Hi all, I'm back! For those of you who wondered whether or not I had died... you weren't much off! I have been battling a dissertation and then celebrating its demise. Fran:1, Dissertation: 0. In any case, I apologise for my absence - I am now back with you, as devoted a blogger as ever there were.
For those of you who follow the mind-boggling, logic-defying system that is the Fashion seasons, this will be old news, these designs having been showcased all the way back in September. For those who don't, congratulations, you have obviously got more worthwhile pastimes than I do. ANYWAY, this week I'm looking at a big trend for Spring 2014 which, [if any of you use Google (HA!)] you will have noticed started today. Huzzah. Now someone let the weather know that please. The trend in question is logos or - more generally speaking - clothes covered in words. This cropped up a fair bit on the Spring-Summer 2014 Ready-to-Wear runways for the likes of Louis Vuitton, Alexander Wang, Christopher Kane, Paul&Joe, and Versace. Be that slapping their name on their clothes à la Missoni, or writing any old words on them, à la Dior.
The only problem with this trend for me is that... I hate logos. I very much dislike random words on clothes. I disagree with brands whacking their name all over their products so the wearer can showcase just how much money they have spent. HOWEVER, as a Cambridge-student/fashion-fan/generally open-minded individual I thought perhaps I should give word-clothes a try...but only so long as they were important words.
Now, I am well aware that any issue surrounding women - and specifically women's bodies - is a thorny one. (was going to go for "hairy" but decided the pun might detract from the seriousness of the issue so am putting it in brackets so parentheses-enthusiasts can chortle at how punny I am.) That being said, for me the "No More Page Three" argument is a no-brainer. The Sun is a newspaper. A family newspaper. As far as I'm concerned, that means it should be a) full of NEWS and b) suitable for families. I don't want to get into the complicated issues surrounding women's choices about what they do, or do not do, with their bodies (if anyone wants to discuss these, please leave a comment below) but - honestly - if you want to see scantily-clad women, there are other places you can go to find them. If you wouldn't want your 8-year old reading "Nuts", why are you ok with them seeing Page Three of The Sun?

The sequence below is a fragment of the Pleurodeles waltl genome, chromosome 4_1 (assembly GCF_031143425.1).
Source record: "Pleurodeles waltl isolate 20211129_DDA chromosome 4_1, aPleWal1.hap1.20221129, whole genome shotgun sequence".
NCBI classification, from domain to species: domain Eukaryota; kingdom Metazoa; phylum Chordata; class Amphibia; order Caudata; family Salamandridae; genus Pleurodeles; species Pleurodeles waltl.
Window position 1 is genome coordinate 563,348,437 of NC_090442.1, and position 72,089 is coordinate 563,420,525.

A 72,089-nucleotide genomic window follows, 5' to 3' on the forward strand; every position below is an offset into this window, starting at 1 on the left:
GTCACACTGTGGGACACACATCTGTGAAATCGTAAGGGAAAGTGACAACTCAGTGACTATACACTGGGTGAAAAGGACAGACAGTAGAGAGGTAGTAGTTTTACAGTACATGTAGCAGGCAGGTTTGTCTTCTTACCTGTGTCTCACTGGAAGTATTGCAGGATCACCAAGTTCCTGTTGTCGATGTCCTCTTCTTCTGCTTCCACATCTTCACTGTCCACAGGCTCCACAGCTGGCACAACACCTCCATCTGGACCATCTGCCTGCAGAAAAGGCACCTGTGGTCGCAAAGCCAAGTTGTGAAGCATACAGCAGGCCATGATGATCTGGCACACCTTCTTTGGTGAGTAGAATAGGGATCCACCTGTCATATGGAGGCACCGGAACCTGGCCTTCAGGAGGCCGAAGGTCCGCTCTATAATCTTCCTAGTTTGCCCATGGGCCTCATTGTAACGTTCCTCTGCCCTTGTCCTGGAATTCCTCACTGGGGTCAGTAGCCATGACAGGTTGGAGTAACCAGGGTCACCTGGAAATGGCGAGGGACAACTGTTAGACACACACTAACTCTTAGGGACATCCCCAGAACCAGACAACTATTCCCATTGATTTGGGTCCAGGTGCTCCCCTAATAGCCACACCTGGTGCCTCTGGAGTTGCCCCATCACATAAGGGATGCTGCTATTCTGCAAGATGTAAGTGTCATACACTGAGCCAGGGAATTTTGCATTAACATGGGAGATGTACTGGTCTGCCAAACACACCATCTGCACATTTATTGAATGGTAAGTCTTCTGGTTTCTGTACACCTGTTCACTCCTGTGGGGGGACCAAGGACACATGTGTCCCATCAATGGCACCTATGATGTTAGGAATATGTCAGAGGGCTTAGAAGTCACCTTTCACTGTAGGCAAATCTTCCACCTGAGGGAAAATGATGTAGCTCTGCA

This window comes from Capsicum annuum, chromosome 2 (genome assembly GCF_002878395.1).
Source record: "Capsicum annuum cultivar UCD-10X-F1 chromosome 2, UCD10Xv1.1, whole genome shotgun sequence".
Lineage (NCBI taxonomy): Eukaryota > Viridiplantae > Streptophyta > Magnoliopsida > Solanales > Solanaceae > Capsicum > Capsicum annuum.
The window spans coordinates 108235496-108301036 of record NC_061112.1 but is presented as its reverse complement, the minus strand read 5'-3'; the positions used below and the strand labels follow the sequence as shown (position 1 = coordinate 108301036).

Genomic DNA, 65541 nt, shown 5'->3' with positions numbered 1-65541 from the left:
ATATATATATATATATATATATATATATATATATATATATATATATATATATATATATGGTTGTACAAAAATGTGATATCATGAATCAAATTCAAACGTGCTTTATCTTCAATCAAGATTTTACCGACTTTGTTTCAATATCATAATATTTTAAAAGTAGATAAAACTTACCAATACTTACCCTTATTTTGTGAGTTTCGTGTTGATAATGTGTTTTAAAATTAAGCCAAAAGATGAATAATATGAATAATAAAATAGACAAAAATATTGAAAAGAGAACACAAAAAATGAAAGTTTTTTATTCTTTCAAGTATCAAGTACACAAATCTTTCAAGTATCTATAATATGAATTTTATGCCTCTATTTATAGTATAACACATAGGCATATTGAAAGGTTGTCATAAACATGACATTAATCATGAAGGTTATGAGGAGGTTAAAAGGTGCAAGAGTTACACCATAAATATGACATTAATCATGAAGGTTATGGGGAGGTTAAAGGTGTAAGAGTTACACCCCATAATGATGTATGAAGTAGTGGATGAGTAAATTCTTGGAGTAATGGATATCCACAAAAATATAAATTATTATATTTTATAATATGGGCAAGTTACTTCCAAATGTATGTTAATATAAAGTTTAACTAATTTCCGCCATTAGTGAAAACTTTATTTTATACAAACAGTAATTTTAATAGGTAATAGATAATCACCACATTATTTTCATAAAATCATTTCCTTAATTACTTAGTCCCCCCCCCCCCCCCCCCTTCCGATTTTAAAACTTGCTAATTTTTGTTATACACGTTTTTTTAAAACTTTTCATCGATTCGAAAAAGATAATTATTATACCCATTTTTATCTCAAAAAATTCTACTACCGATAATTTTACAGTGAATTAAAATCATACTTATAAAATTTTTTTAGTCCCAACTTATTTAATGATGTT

|Blazer - Zara|
T-Shirt - The Fashion Move
Skirt - Modatoi
Shoes - Rebel London @ ASOS
Ring - Eclectic Eccentricity
If you want to learn more about the movement, have a mosey on over here, and if you fancy sporting a T-shirt like mine to show support, you can find them here. I know there are many people who would dispute the use of simply buying a T-shirt to support a cause, but with Page Three being such an established institution in British cultural life, I think surprisingly few people have thought to question its context. Hopefully, wearable messages like this one can spark some well-overdue debates.
For this week's photoshoot, we headed over to Cambridge Uni's Sidgewick Site, an area demonstrating both the architectural highs and the architectural lows of the last 50 years. It is also where all my lectures are, so I hope you all appreciate my commitment to aesthetics considering these days are technically my "holidays".
ALSO, I'm getting super-into nail art at the moment, since I realised it is the only fun activity I can engage in while STILL WORKING. Paint, type, wait to dry, type some more, paint, stick GEMS N' STUFF IN IT, wait to dry, type. It's excellent, and it makes my desk a shinier (and more toxic-smelling) place. So, it's good to be back all, hope this post has made up for my absence and I shall see you all again VERY SOON. I (glittery) pinkie-promise.